A lifetime; a lifetime ago.

I originally wrote this six years ago.

It took me a long time to publish it, but it has to be said.

I was woken early, by the sound of my mother getting dressed in the hallway outside our room. When she noticed, she motioned me back to sleep, and said that she and Dad were going to the hospital, because there had been a phone call about John.


I went back to sleep, but it was not for long. I awoke again, and since it was cold, I did not get up. After a while I heard the front door open, and that was all. Normally there would be the low murmur of their voices as they discussed John's condition or the things they had talked about with him. Today was different, there was only silence. I sensed something was wrong, and sat up. As I heard my mother's hurried footsteps on the stairs, I moved towards the end of the bed. By the time I had reached it, she was at the door. "John is dead" she said, as she reached down to hug me.


That was thirty six years ago today.


My memory of my brother is growing thin. The short time he was with us, combined with my young age at the time, mean that there is not much in my memory to retain. John was diagnosed with leukaemia when he was six, and I was only two. He spent much of his time thereafter in the hospital, or resting in his room when he was at home. I have only one clear memory of us ever playing outside together. As a result of his long periods of bed rest, John had read a lot of comics, and was considerably specific in his knowledge of warfare and weapons as portrayed in them. Since that was the only warfare we knew of back then (television was scant, movies were a rare treat), to me his knowledge seemed expert. I remember, one time when we played soldiers together in the large garden of our house, being almost frightened as he described in detail the effects of the imaginary bullet wound I had received from our imaginary enemy.


We lost him while we, his siblings, were still too young to understand that loss, and for that reason we were not allowed to go to the funeral. I vaguely remember staying at an aunt's house that morning, then being taken home to a house full of people with drinks, sandwiches and biscuits; sombre neighbours and silent relatives.


Later on, I grew to know him better through the artifacts he had left behind; the comics, the books, the photos. His clothes, his glasses, the wig he wore when the chemotherapy took his hair, and even the wooden cross that stood over his grave until the permanent headstone could be prepared, and which lay in the rafters of the garage for a seemingly interminable time; painful to keep, but too painful to throw away. All of this was a reminder of a person who was no more, but we kept it with us, as if he was not really gone, just ... away.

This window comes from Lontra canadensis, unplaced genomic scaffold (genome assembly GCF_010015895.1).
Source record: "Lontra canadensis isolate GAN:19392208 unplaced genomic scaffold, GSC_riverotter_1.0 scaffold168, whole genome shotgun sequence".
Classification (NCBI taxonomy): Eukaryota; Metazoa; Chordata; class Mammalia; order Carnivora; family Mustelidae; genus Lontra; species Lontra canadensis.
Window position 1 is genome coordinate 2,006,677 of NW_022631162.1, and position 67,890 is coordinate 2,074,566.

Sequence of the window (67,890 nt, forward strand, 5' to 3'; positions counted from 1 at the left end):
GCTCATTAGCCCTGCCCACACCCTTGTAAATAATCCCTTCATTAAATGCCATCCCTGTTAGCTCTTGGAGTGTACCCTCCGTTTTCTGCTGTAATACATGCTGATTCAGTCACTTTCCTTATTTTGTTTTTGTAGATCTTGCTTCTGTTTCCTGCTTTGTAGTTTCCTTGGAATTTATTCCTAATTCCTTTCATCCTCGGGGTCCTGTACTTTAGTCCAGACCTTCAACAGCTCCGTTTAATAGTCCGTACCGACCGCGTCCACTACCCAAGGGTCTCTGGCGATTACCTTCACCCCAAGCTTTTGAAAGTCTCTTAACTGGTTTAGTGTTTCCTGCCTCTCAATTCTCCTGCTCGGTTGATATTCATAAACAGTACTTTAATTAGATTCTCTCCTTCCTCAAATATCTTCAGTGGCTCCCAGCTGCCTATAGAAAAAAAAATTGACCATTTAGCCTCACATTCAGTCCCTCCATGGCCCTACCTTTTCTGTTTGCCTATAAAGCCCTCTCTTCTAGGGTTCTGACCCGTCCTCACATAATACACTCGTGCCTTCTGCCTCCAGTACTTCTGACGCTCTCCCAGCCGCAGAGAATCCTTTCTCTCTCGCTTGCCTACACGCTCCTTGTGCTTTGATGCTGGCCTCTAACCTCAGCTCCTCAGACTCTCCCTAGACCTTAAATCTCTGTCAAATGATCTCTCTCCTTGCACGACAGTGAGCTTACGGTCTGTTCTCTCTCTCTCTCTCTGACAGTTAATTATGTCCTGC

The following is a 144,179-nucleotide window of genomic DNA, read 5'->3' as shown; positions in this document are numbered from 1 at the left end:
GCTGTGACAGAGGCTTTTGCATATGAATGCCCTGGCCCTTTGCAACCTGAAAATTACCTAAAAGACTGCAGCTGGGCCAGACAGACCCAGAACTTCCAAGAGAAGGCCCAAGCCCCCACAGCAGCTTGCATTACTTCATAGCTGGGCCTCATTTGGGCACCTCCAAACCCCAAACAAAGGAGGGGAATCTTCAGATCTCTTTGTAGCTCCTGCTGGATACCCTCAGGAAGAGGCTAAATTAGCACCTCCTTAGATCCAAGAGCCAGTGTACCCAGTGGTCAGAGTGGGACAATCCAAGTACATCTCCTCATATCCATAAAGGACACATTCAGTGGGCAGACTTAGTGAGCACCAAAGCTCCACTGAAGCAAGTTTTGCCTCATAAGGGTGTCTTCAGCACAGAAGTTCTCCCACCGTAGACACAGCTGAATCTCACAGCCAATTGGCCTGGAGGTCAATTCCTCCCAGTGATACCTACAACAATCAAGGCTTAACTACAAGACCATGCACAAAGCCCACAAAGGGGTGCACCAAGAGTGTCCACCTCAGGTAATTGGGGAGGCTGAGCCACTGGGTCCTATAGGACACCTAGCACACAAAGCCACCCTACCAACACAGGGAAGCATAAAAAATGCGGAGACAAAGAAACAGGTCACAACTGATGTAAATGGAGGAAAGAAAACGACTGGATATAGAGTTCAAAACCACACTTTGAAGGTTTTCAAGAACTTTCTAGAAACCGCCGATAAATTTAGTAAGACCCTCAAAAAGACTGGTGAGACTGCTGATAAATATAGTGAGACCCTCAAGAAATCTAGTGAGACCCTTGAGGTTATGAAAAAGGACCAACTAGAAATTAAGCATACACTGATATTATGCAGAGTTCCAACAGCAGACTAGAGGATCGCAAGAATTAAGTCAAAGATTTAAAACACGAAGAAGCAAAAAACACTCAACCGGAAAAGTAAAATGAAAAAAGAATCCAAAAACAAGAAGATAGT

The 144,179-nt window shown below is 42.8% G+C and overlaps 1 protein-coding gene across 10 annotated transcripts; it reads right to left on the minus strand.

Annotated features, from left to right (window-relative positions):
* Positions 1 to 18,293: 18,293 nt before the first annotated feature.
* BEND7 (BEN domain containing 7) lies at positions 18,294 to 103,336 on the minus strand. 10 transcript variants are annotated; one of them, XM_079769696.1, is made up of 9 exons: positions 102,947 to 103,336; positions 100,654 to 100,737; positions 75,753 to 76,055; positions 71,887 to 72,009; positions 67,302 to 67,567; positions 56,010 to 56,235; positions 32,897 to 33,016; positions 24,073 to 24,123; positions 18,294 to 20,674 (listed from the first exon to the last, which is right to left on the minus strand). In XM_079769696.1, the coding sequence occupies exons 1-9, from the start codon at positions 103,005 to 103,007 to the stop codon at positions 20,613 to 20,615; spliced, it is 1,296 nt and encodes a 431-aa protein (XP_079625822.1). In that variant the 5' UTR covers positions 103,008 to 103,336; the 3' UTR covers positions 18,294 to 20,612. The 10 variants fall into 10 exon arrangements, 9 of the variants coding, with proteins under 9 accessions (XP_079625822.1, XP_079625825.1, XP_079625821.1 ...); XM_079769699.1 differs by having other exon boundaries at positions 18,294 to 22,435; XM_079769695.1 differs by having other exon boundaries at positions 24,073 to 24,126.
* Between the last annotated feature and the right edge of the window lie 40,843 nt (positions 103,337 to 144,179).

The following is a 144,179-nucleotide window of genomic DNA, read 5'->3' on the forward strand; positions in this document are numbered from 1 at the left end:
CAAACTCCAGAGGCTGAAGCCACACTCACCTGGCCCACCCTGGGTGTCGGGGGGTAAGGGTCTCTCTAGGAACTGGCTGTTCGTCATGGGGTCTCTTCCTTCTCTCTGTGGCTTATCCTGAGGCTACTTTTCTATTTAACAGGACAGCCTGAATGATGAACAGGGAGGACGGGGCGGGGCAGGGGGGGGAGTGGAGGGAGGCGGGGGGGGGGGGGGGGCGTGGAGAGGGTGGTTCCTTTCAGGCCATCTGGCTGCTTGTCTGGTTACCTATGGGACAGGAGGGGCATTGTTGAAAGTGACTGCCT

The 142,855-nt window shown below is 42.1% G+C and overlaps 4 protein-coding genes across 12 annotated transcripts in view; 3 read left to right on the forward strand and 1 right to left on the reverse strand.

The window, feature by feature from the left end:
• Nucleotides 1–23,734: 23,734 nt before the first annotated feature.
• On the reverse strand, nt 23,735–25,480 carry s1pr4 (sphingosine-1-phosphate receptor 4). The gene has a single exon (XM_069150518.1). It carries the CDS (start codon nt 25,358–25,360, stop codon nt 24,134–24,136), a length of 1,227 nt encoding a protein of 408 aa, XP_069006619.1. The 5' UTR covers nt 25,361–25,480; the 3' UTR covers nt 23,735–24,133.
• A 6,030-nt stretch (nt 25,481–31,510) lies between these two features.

I felt there was a strange taboo about these things in our house. As if to ask about them would stir up old memories and open old wounds. And to throw them out would sever the ties that none of us wanted to let go of. After his death, we would visit his grave without fail on Sundays after mass, and on Christmas day, laying a wreath as his only present, and standing in silence in front of a stone that told nothing of his story, only when it began and ended.


As we grew older, my brother, sister and I became less consistent in our attendance, maybe because our memory of him was less intense than that our mother and father held, or maybe because we had our own other ways of remembering him. I don't think my mother missed a week until the illness that eventually took her made it difficult for her to go anywhere. She was the one who saw the most of him during his life, visiting the hospital probably everyday while we were at school, caring for him when he was at home.


I often read the comics and books he left behind, with his handwriting in the margins, and wondered what he was thinking when he wrote those words. Did he have dreams for the future, or did he know of his eventual fate? I sometimes wonder where he would be now if he had survived, what he would be doing, what kind of a person he would be. Would he have gone to college? What would he have studied? Would he have been the first among us to move away from home? I also wonder if his presence might have changed the course of my life somehow. I am sure it would have, in as much as his death changed the course of my whole family's path through life. Had that event not taken place much could have been different.


My mother took it the hardest, devoting herself to gardening to fill the time she had spent tending to John's needs. My father, as far as I can recall, did not show his loss as publicly, only referring to it on occasions such as John's anniversary or Christmas, but as I am now a father too, I know how deep it must have been.


Every day, I thank my children for being healthy, (even though we have had some scares,) and pray that they will stay that way. And I hope that John, wherever he is now, is watching over them. I will never forget him, and I think that the imaginary bullet wound he gave me will never really heal.


Copyright (C) 2011 A.Keyes All Rights Reserved.

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